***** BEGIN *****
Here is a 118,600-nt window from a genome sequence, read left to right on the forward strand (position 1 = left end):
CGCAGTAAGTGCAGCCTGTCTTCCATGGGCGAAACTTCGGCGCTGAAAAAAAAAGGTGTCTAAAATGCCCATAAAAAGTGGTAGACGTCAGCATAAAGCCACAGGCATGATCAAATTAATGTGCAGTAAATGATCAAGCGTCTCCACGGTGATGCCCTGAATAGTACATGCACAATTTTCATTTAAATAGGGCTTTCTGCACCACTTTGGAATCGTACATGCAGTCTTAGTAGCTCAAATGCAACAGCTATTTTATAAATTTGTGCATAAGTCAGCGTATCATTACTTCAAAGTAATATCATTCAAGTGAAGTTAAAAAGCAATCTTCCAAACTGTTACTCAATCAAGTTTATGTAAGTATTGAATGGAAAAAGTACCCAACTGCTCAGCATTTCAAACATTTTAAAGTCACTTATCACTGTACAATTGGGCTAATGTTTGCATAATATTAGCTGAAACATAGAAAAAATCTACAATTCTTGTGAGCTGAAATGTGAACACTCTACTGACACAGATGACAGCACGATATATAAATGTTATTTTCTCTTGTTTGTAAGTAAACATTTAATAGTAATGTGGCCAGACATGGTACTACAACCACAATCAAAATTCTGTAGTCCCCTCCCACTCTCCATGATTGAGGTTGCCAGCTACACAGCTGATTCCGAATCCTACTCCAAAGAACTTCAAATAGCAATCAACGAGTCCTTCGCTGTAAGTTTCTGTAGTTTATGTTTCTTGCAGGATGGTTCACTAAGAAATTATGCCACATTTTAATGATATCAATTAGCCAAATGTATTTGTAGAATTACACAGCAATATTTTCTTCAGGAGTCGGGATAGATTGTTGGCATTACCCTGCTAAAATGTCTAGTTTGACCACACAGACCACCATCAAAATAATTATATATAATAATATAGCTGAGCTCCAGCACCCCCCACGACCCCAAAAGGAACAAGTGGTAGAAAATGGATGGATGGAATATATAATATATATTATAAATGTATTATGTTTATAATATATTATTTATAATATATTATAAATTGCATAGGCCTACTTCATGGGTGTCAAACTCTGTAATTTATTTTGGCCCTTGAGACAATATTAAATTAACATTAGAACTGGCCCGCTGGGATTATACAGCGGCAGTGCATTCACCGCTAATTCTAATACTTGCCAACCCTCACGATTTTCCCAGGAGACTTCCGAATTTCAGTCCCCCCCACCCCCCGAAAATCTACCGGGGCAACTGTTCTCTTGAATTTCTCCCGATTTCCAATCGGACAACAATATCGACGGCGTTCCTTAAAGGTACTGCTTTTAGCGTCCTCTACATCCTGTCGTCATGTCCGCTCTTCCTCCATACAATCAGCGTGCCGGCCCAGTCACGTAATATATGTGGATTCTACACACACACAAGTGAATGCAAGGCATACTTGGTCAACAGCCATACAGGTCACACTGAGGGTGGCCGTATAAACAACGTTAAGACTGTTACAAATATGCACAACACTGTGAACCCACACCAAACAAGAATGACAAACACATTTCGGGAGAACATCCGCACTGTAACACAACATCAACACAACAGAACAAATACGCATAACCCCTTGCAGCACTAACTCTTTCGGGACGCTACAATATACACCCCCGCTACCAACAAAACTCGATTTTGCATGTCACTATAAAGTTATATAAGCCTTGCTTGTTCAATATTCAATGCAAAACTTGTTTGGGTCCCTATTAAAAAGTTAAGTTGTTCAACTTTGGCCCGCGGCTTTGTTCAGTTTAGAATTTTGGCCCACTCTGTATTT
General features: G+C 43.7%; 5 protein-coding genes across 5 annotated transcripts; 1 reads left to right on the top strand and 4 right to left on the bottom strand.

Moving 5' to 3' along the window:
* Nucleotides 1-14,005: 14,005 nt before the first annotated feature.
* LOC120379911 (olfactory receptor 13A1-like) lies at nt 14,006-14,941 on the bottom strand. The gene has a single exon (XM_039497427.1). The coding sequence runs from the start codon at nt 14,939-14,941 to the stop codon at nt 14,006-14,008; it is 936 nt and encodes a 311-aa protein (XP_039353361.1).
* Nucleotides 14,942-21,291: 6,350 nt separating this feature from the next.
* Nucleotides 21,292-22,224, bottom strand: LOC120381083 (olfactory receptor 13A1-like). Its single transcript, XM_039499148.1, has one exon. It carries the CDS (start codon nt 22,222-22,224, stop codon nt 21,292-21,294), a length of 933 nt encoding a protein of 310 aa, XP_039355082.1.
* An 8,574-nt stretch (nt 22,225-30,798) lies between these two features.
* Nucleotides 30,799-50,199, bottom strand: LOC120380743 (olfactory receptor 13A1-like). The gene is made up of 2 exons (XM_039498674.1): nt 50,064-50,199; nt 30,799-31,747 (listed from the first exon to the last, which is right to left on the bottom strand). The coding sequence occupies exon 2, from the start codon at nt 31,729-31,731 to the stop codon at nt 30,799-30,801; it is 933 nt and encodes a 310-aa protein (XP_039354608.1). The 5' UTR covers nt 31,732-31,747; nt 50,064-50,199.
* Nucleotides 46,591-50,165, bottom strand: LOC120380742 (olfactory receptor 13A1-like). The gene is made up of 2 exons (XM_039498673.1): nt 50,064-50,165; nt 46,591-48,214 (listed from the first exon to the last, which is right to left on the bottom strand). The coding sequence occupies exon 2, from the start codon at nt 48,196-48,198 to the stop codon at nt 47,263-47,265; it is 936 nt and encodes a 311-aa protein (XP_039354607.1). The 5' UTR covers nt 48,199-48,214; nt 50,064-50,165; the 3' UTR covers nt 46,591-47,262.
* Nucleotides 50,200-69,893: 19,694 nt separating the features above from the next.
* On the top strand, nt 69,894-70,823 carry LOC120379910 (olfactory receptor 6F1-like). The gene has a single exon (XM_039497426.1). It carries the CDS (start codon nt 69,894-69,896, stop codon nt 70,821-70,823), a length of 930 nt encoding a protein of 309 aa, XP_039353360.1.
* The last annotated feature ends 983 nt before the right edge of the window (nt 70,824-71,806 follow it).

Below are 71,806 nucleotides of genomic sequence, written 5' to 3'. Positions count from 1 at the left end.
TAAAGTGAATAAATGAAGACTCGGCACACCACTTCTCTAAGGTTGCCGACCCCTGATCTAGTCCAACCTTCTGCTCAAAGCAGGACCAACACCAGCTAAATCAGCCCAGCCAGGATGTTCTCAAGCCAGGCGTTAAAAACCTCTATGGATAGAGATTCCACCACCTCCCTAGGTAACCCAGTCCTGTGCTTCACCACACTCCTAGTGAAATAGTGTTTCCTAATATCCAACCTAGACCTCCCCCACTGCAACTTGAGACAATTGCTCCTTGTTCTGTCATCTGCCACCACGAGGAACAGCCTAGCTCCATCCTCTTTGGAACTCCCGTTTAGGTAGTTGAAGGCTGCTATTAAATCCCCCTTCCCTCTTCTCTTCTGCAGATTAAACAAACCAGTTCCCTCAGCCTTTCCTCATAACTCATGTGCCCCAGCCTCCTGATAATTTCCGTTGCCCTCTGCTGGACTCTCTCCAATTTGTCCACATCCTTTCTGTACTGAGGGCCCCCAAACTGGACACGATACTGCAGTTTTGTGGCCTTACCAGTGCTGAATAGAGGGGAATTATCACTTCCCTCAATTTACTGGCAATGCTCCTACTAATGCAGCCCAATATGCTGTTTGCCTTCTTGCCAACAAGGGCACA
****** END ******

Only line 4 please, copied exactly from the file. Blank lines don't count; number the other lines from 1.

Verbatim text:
Moving 5' to 3' along the window: